Turkish tiny houses set to become new tourism trend

The Turkish hospitality industry has turned its attention to tiny houses as the coronavirus pandemic ravaged tourism and travellers’ fear of crowds and big hotels increased, France 24 reported on Wednesday.

Tiny house manufacturer YAKO Group saw customer orders jump 20-fold in 2020 from the previous year after receiving “sporadic orders” when they introduced the concept four years ago, chief executive Galip Ölmez said.

The houses are “the future of tourism in Turkey”, he said.

Most of the demand for the houses comes from tourism investors looking to create camping concepts, architect Pelin Düştegör said. Her company Casa Lokomotif received 4,500 orders a month in 2020 compared with 250 in all of 2019,” she told Agence France-Presse.

Tiny houses are a low investment option that can turn a profit within 3.5 years, far less risky than building or maintaining a hotel, Düştegör said. She said she also spends a few days of the week in her own tiny house in a small town by the Marmara Sea near Istanbul.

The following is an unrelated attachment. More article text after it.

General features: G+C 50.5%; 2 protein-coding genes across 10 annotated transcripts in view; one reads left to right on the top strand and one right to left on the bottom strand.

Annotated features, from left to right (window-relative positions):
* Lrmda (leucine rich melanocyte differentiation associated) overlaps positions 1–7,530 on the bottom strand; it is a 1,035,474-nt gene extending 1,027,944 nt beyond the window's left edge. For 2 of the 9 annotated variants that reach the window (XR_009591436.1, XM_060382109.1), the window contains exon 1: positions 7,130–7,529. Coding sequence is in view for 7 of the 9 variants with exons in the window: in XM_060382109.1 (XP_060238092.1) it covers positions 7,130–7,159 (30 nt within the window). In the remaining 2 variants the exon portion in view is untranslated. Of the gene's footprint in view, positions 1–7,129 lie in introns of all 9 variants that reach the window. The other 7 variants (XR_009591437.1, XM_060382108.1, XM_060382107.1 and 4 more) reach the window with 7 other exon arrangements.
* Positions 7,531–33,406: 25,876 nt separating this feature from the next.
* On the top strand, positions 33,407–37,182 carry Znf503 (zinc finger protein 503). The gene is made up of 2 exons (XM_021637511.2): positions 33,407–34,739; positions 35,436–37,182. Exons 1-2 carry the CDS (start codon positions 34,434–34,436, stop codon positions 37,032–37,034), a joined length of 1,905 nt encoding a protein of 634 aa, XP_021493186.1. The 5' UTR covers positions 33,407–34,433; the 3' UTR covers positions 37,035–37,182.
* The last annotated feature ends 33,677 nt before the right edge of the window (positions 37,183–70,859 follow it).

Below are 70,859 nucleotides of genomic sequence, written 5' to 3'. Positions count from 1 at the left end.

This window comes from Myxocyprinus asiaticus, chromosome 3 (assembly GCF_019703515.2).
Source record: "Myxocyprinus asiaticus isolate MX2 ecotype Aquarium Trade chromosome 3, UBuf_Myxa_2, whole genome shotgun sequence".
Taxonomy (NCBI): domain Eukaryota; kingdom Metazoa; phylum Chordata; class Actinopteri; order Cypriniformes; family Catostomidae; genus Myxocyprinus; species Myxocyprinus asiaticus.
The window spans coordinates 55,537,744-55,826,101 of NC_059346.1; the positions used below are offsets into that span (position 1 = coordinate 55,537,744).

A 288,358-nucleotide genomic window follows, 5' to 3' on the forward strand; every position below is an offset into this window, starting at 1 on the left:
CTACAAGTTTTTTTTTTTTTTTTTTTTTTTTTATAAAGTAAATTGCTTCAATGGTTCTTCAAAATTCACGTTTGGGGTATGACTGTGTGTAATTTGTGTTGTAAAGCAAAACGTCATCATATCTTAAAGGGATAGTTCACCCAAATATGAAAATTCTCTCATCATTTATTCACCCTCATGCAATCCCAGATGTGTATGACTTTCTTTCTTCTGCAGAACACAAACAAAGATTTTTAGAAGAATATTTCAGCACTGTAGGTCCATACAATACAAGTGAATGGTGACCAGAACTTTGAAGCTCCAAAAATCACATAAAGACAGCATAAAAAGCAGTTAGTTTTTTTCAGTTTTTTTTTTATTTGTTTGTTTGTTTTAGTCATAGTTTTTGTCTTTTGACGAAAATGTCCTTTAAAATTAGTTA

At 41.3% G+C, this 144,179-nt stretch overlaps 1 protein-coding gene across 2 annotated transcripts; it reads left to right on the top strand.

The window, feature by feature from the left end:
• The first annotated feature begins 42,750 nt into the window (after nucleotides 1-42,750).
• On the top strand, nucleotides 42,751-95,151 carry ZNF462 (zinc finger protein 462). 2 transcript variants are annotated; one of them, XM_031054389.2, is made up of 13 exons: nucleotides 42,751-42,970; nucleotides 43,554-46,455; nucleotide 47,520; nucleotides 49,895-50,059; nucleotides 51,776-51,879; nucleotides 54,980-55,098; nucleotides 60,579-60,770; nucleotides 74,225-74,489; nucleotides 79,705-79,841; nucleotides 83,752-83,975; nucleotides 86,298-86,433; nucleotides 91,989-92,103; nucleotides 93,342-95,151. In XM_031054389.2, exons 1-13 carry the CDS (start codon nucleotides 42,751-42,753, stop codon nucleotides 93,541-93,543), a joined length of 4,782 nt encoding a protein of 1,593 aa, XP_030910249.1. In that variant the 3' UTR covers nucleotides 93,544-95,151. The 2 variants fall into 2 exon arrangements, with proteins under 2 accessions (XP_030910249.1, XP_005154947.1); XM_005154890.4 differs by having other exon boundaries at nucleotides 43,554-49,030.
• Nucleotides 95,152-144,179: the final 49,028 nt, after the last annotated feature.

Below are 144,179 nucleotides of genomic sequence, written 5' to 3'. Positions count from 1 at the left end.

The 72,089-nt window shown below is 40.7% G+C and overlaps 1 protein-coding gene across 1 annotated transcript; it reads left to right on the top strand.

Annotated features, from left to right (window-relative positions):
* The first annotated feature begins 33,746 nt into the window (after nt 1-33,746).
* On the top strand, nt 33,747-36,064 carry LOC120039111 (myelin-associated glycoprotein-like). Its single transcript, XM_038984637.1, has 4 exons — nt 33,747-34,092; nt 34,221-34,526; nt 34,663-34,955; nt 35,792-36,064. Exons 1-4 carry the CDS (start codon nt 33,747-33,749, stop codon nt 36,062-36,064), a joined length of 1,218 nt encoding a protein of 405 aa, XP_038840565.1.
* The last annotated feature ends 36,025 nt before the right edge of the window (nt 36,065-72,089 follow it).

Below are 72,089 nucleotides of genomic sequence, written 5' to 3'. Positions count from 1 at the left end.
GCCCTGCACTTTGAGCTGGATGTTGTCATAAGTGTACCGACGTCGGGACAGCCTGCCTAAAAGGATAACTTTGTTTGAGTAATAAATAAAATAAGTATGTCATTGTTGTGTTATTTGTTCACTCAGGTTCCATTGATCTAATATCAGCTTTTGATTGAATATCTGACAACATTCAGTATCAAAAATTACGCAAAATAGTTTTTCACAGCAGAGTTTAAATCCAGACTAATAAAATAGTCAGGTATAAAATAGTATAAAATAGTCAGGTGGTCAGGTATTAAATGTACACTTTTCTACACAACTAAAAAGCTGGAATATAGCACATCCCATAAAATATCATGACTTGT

“People will want to stay in nature in small groups rather than at a 500-person hotel,” said Çağlar Gökgün, who rents out his tiny house parked in an Aegean vineyard. “No one will want to wait in the queue for an open buffet.”

Tiny houses sell for $17,000 to $30,000 in Turkey, whereas a cheap flat in an apartment building in the poorer districts of Istanbul, not too much bigger than a tiny house, can be purchased for $25,000 and a state-of-the-art flat in a central neighbourhood can cost up to $11 million, according to online real estate platform sahibinden.com.

The houses offer residents “priceless peace” with a minimalist lifestyle, vacationer Gizem Babürhan said.

Turkish law classifies tiny houses as vehicles, so they can be parked on non-residential plots. Owners are responsible for providing water and power to the units.